Yao und Conrad - 1999 - Thermodynamics of methane production in different

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Yao und Conrad - 1999 - Thermodynamics of methane production in different

464

H. Yao, R. Conrad / Soil Biology and Biochemistry 31 (1999) 463±473

(Fetzer and Conrad, 1993). Roy et al. (1997) observed

that Italian rice ®eld soil immediately started to produce

trace amounts of CH 4 after the soil was ¯ooded.

Inhibition experiments suggested that this early CH 4

was produced by H 2 /CO 2 -utilizing methanogens

which apparently were not inhibited either by the

high redox potential or by the presence of inorganic

oxidants such as Fe(III) and sulfate at this early

stage of ¯ooding.

To better understand the chain of events that ®nally

leads to vigorous CH 4 production, we investigated 16

di€erent rice ®eld soils which were incubated as anoxic

slurries. We measured the concentrations of reactants

and products of the H 2 and acetate-dependent methanogenesis

and calculated the thermodynamic conditions

for these reactions after onset of anoxic

conditions.

2. Materials and methods

Soil samples were obtained in autumn or winter, 3±4

months after rice harvest. The soil was broken into

lumps of 3±4 cm dia, air dried and stored in darkness

at 48C until experiments were performed. The soils

have been described by Yao et al. (1998). The main

characteristics are given in Table 1. The aerobic storage

of dried soil has been shown to have no signi®cant

e€ect on soil methane production capacity

(Mayer and Conrad, 1990). For experiments, soil

samples were pulverized and passed through stainless

steel sieves to obtain soil particles between 0.1 and

1 mm dia. Ten grams of soil and 10 ml of distilled

water were put into a 120-ml serum bottle. The distilled

water was previously bubbled with N 2 for 30 min

to drive out all dissolved O 2 . The serum bottles were

closed with butyl rubber stoppers and the headspace

was ¯ushed with N 2 at a rate of 300 ml min 1 for at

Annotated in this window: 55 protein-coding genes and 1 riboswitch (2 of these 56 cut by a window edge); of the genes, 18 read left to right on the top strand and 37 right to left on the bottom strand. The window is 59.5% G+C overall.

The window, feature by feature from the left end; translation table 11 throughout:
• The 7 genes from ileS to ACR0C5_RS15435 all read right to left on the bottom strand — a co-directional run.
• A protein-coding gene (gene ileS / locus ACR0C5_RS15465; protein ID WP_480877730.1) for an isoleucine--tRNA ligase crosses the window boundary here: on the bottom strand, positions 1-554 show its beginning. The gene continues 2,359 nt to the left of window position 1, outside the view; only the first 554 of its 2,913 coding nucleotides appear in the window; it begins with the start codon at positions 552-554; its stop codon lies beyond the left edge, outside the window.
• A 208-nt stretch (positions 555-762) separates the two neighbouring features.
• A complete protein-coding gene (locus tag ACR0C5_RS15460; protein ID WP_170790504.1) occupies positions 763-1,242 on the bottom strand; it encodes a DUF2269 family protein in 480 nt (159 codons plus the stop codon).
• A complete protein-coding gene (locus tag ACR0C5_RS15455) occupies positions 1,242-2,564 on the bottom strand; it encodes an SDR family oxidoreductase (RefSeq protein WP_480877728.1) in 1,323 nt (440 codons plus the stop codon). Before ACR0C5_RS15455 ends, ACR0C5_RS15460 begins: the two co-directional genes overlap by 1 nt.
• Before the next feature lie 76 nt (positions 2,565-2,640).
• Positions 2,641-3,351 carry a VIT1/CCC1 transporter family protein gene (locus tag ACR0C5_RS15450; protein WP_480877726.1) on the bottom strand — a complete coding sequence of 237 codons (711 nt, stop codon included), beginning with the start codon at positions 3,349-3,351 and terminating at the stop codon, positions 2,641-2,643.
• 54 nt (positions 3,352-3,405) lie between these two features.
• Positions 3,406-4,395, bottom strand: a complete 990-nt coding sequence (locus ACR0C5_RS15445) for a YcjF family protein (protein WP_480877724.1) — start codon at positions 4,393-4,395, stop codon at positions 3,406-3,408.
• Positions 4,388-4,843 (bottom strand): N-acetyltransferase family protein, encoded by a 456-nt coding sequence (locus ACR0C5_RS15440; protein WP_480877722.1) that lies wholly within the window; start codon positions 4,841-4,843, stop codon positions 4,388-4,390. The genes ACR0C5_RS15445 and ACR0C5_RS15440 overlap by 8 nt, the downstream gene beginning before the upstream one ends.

least 20 min. The incubation temperature was

3020.38C. All measurements were carried out in triplicate.

One set of bottles (n = 3) was used to follow the

partial pressures of CH 4 , CO 2 and H 2 . Gas samples

were taken from the headspace of the bottles, after vigorous

shaking by hand for about 30 s, using a gastight

pressure-lock syringe which had been ¯ushed

with N 2 before each sampling. Analysis of CH 4 and

CO 2 was performed on a Shimadzu GC 8A gc

equipped with an FID and a catalytic converter

(Chrompack, nickat methanizer). The separation column

was a 80-cm long Porapak Q 60±80 mesh column

operated at a temperature of 508C. Analysis of H 2 was

performed on a Trace Analytical RGD2 HgO±Hg

vapor conversion detector. Hydrogen was separated

from other gases using a molecular sieve 5A column

(80±100 mesh, 70 cm length) at 608C (Conrad et al.,

1987).

Another set of bottles (n = 3) with soil slurries was

used for determination of dissolved compounds. The

soil slurries were repeatedly sampled (1±2 ml) by a

syringe, after heavy shaking of the bottles by hand.

The pH and E h of the soil slurries were measured

with a pH-meter and a Pt-electrode (Wissenschaftlich-

Technische WerkstaÈ tten GmbH, PH-539). E h readings

were corrected by a reference electrode (210 mV). Iron

was measured by taking subsamples of 300 ml which

were then added to 5 ml of 0.5 N HCl and kept for

more than 2 h at room temperature. For Fe(II) determination,

50±100 ml of the HCl suspension was added

to 1 ml Ferrozin solution (0.1% w/w Ferrozin in

Table 1

Characteristics of the soils including the amounts of reducible inorganic electron acceptors

Soil Origin Initial

pH

Initial

E h

Organic

carbon (%)

Total

nitrogen (%)

Nitrate

(mmol g dw 1 )

Fe(III)

(mmol g dw 1 )

Sulfate

(mmol g dw 1 )

1 Zhenjiang 7.7 460 1.04 0.07 0.16 146 0.85

2 Changchun 6.0 510 1.68 0.14 0 170 0.48

3 Guangzhou 5.1 340 1.85 0.13 0 89 0.84

4 Beiyuan 7.4 360 1.34 0.09 1.41 87 5.18

5 Jurong 6.3 460 1.15 0.10 0 196 1.16

6 Shenyaong 6.7 450 1.35 0.07 0.01 163 1.00

7 Qinghe 7.6 390 0.95 0.08 0.54 76 0.51

8 Buggalon 5.9 465 1.97 0.16 0.01 153 1.20

9 Luisiana 5.1 455 1.65 0.16 0.02 420 1.11

10 Maahas 6.2 460 2.14 0.17 0 311 1.73

11 Pila 6.8 400 2.62 0.30 1.66 202 1.16

12 Gapan 6.0 505 1.51 0.12 0.01 277 0.37

13 Urdaneta 6.7 430 1.07 0.07 0.32 153 0.28

14 Maligaya 5.8 480 1.39 0.11 0 205 1.54

15 Pavia 6.1 440 0.81 0.07 0.45 86 0.45

16 Vercelli 6.0 480 1.55 0.14 3.69 166 2.07

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